Original article here.
One-on-one meetings can sometimes feel like trips to the doctor. Most people need them, and some of us dread them. But if you show up, share the necessary information and work together, your health will improve, and you’ll both be more meaningfully engaged in your well-being.
Whether it’s in the doctor’s office or a one-on-one, the risks of not working together effectively can have serious consequences. Get these meetings wrong, and you may waste time or create bad feelings. But get them right, and you’ll build trust and catch issues before they become problems. What’s more, sharing insights during frequent check-ins can lead to improved engagement and retention.
Here, we’ll walk through four tips that can help managers and employees alike improve one-on-one meetings: planning what to cover, listening and learning, developing a rapport, and honoring your obligations.
Tip 1: Prepare a topic list
Creating an agenda for your meetings provides structure, so you can focus and take full advantage of your one-on-one time. Before the meeting, both attendees should prepare a topic list, arranged from most important to least. If you’re going to be discussing really important things, then it’s a good idea to exchange your lists ahead of time to give each other time to prepare.
You can talk about lots of things in a one-to-one, but here are some example prompts that can help you prepare a topic list:
Prompts for managers and employees:
- The most important thing I need to hear
- The most important thing I need to say
- Ways I can help
- Ways I need help
- Professional development opportunities (formal training for career advancement, e.g., skills training, conferences, certifications)
- Topics for future meetings
Additional prompts for managers:
- Wins, recognition, gratitude
- Coaching (e.g., suggestions for improving communication, time management, accountability)
- Employee objectives (self-identified goals, measured at regular intervals)
- Company information
Additional prompts for employees:
- Roadblocks, frustrations
- Specific action items, deadlines, next steps
To be sure to get through your list, keep a copy in front of you and check off items as you go. Check in with the other person, make sure you are both being heard and agree on any key takeaways before moving to the next topic. Be willing to shift the conversation when new topics come up, and jot these on your agenda if you want to refer to them later.
Before the meeting ends, double-check that you’ve both covered the key topics you wanted to address and acknowledge open items you need to table for next time.
Tip 2: Listen, learn and collaborate
One-on-one meetings may be the best way to build effective communication and share sensitive information between managers and employees. Find a private space to meet so you can both be fully present, silence your phones and close the door.
Articulating your ideas and listening carefully to each other helps encourage honest exchanges and productive collaboration. Agree on a few ground rules you both follow:
- Listen to understand and learn from each other, not just to determine your response.
- Allow the listener time to think and respond before jumping in.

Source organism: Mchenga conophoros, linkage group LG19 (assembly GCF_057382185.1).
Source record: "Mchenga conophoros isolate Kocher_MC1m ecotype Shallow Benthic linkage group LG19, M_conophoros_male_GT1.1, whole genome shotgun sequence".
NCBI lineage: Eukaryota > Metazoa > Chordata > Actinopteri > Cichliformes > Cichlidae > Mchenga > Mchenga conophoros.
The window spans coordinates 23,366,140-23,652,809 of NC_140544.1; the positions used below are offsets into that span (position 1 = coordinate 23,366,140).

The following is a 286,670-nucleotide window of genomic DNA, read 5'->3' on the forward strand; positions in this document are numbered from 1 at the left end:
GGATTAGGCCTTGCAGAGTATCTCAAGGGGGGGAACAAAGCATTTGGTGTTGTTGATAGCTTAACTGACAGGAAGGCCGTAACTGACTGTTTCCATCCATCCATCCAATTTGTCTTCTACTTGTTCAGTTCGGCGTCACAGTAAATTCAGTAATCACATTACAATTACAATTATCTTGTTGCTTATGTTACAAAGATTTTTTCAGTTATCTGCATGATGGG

- Work to problem-solve together, rather than simply pointing out flawed logic.
- Clearly express your intentions and thoughts so the other person doesn’t have to guess at your meaning.
- Ask questions or offer thoughtful insights and observations to show you’re engaged.
Because your time is limited, think carefully about how you want to deliver complex or sensitive subjects. When you do bring up concerns, keep them specific to the item at hand, and always try to avoid being overly negative or critical.
Tip 3: Build rapport
You work in a busy environment. But setting aside time for regular one-on-one meetings is a valuable investment in your working relationship. Strong relationships lead to more effective teams — and better teams produce better outcomes.
When you create an environment where it’s safe to speak openly, you’ll both feel more comfortable addressing a range of topics. Start with a check-in. Ask the other person how it’s going at work and whether they have any concerns to discuss. Hold space for an authentic response and offer your honest answer, too.
A little chit-chatting is fine, but take care not to cross any lines. Avoid touchy topics such as politics or family strife; instead, stick to neutral subjects such as your weekend plans, vacation destinations, pets, books, movies and hobbies. Praise other employees when appropriate, but avoid gossip; if there are legitimate concerns that affect your productivity, a one-on-one meeting is a good time to discuss them.
Tip 4: Recognize achievement and show mutual respect
Nothing makes people feel like they belong more than getting respect. Recognizing good work and keeping your commitments demonstrates that respect goes both ways.
If the other person is doing great work, let them know and thank them. Be specific about what’s making a positive difference. If you’ve put one of their ideas into action or explored it with other members of your team, tell them about it.
Respect shared time by keeping your meeting schedule. If you have to reschedule, do so as far in advance as possible, and try to rebook the meeting within the same week.
A final note
One-on-one meetings are one of the most powerful productivity tools both managers and employees have at their disposal. To utilize these meetings to their fullest, make sure you create an agenda, listen and learn, build a rapport and respect the time.
By putting these tips to work, you’re both more likely to leave one-on-ones feeling more satisfied and motivated. This helps develop stronger relationships between managers and employees, which helps engage and retain team members, too. Now that’s a win-win.
Don’t forget to follow us: